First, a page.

How to Measure a Power Transmission V Belt

Refer to these handy tips the next time you try to measure your power transmission V belts without a measuring machine.
guide to measure a v belt

At this point, we are assuming that you have identified the belt but need to ensure you get the right length.

(In another article, we discussed how you can identify and measure synchronous (timing) belts.)

We are dealing here with V belts, which are power transmission belts that have a V shape. They may be cogged (notched) or wrapped. They are run on V shaped pulleys that do not have teeth.

If your pulley has teeth, then you probably have a synchronous timing belt, which by the way should not be mistaken for cogged belts -- who also appear like they have "teeth" but are just actually cogs (notches) -- such as these banded-narrow, classical and narrow-section cogged belts.

We’ve updated this article for timeliness, clarity and depth, and it may contain technical details, terms and jargon. 

In this article, we discuss: 


Definition of different belt lengths

According to Gates, in their GatesFacts Technical Information Library, figuring out the belt length can be “confusing” especially when people don’t always refer to the same terms. For clarity, here are the various lengths and how they are described (directly taken from Gates):

  • Outside Belt Length: The outside length of a belt is usually measured with a tape under no tension. Its validity is questionable since some belts have an arched top whereas others are flat. This would give different readings for the two belts. It can be used only as an approximation.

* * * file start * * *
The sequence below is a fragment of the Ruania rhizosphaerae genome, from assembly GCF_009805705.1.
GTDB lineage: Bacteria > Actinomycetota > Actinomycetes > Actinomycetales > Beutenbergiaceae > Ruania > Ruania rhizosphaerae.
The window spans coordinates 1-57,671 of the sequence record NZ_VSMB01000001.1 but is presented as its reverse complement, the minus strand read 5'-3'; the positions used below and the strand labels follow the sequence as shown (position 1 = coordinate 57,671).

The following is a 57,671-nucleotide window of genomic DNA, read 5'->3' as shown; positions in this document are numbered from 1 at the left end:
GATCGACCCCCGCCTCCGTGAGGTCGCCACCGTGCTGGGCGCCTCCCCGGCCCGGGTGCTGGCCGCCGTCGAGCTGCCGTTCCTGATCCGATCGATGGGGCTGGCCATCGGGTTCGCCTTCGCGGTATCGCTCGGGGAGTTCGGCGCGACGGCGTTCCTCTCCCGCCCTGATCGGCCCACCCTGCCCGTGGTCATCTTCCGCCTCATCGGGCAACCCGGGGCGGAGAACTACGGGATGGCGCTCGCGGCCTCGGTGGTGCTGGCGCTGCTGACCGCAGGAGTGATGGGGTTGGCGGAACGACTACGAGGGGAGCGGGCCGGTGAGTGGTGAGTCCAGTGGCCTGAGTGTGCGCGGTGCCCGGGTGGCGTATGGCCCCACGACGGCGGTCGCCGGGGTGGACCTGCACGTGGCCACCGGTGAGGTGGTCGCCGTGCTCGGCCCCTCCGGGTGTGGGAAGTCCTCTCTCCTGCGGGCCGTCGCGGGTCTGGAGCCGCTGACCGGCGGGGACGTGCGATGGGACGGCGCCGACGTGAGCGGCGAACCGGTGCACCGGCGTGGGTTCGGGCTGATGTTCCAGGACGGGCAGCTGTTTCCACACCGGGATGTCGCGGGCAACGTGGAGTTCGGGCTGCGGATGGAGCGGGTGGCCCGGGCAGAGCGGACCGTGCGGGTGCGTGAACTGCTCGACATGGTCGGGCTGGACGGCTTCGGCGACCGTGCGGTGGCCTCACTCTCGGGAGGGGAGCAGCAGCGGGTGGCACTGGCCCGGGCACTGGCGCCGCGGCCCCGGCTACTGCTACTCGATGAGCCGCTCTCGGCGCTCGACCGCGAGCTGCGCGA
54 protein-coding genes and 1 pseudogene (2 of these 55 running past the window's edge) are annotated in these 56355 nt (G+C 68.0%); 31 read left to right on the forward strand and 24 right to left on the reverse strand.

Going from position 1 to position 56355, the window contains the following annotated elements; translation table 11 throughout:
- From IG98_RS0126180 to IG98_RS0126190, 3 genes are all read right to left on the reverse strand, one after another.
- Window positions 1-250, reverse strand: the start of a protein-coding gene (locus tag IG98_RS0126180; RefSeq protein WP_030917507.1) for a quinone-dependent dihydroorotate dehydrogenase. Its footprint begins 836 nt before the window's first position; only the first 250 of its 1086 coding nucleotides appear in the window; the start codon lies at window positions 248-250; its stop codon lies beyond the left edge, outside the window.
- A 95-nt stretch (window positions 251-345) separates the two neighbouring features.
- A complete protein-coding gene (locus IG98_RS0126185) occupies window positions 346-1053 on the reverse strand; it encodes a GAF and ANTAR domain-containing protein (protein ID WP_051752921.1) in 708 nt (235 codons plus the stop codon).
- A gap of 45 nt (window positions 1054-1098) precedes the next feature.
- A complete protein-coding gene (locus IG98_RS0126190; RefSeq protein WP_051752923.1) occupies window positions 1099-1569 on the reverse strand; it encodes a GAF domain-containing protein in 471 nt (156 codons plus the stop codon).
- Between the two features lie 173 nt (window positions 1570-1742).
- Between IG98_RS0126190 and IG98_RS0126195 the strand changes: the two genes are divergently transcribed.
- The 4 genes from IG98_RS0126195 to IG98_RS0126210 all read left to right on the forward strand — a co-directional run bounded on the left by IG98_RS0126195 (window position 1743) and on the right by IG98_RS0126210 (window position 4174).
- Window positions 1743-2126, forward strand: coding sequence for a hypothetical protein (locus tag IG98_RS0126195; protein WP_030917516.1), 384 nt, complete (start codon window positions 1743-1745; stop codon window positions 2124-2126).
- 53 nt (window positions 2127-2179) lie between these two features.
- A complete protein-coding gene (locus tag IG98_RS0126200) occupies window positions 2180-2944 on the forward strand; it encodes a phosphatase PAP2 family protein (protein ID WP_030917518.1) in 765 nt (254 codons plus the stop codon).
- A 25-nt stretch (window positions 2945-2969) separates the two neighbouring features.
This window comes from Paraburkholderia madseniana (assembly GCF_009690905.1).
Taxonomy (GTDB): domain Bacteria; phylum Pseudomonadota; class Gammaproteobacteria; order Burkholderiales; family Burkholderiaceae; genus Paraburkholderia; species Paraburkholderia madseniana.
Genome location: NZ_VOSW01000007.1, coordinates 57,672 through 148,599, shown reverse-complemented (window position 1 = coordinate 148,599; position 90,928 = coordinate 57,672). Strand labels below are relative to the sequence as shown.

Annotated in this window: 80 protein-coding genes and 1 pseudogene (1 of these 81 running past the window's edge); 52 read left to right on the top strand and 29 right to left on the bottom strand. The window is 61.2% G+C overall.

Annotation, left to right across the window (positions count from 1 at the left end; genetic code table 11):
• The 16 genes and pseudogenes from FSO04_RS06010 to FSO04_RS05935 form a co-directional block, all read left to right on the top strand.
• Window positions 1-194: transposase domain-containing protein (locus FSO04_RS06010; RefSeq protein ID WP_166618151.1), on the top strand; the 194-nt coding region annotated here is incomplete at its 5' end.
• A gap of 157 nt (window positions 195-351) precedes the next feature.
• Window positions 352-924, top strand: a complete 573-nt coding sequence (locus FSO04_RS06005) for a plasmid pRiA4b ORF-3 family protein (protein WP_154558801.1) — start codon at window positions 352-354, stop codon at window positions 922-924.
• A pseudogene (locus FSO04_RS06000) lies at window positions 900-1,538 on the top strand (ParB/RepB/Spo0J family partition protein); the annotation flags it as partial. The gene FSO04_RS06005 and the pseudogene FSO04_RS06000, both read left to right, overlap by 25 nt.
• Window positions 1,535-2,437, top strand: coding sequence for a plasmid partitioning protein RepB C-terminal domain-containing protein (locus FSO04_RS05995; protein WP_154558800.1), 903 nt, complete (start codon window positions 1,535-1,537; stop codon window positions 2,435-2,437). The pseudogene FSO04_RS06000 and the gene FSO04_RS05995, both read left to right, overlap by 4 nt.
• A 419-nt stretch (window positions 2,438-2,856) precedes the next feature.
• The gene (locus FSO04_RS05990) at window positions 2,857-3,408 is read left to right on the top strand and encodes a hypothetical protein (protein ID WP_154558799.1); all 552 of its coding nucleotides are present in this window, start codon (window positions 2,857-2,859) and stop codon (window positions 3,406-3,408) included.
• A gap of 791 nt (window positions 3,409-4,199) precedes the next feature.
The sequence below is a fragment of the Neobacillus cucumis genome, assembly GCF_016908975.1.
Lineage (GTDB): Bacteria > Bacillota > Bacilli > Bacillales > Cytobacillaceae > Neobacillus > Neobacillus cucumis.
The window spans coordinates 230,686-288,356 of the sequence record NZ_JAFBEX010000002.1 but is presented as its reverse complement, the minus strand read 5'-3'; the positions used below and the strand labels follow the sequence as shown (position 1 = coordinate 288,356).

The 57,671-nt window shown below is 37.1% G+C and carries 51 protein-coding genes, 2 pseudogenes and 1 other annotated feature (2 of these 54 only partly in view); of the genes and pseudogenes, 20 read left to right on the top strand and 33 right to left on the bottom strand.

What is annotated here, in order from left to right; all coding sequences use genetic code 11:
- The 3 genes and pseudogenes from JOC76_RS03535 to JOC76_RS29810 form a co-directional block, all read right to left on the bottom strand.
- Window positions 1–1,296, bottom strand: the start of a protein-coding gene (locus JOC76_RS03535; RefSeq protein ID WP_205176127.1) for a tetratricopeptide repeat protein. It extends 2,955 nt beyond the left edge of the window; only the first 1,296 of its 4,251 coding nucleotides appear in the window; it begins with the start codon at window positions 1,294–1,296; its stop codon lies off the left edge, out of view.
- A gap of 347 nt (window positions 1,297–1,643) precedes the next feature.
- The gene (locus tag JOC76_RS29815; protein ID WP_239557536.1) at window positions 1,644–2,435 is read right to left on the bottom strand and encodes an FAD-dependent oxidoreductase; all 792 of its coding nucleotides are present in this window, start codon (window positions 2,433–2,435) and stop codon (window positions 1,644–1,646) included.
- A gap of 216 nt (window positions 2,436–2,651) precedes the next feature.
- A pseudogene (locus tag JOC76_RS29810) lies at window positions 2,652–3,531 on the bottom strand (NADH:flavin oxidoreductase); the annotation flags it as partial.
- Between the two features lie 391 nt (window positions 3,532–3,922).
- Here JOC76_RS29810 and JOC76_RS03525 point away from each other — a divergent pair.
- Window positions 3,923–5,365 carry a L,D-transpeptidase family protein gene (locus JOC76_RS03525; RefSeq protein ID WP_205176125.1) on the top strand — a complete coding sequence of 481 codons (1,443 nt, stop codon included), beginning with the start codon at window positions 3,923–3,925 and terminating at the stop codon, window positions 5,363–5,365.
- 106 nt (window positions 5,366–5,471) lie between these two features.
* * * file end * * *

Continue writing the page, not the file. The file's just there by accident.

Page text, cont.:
• Inside Belt Length: The inside length is measured with flat pulleys (not v-pulleys) and a tape measure. As with the outside length, the inside length varies with the manufacturer. This length should not be used.
    • Note: As clarified with Gates, if you know the diameter of the flat pulleys and the center distance between them, then you can calculate belt length. This will be equal to half the circumference of each pulley plus double the length between the shaft centres.
  • Belt Pitch (Datum) Length: The pitch length of a belt is the length at the pitch diameter of the sheaves being used. Classical industrial belts are specified in terms of pitch length. The pitch length is obtained by adding the pitch circumference of one sheave (pulley) to twice the center distance between two equal diameter sheaves (pulleys) at a specified tension.
    • The belt pitch length is normally the length at the belt pitch line. This line is generally located at the neutral axis near the cord line and varies with cross section and construction. The pitch of the belt and sheave is actually a theoretical point that relates to the more accurate, reliable, and useable effective diameter and effective length.
    • This datum system defines specific sheave (pulley) and belt dimensions previously known as the pitch system for classical belts and sheaves. What were previously identified as pitch diameter or pitch length are now known as datum diameter or datum length. These are the new catalog identifiers which allow all belt and sheave manufacturers and users to use the same nomenclature.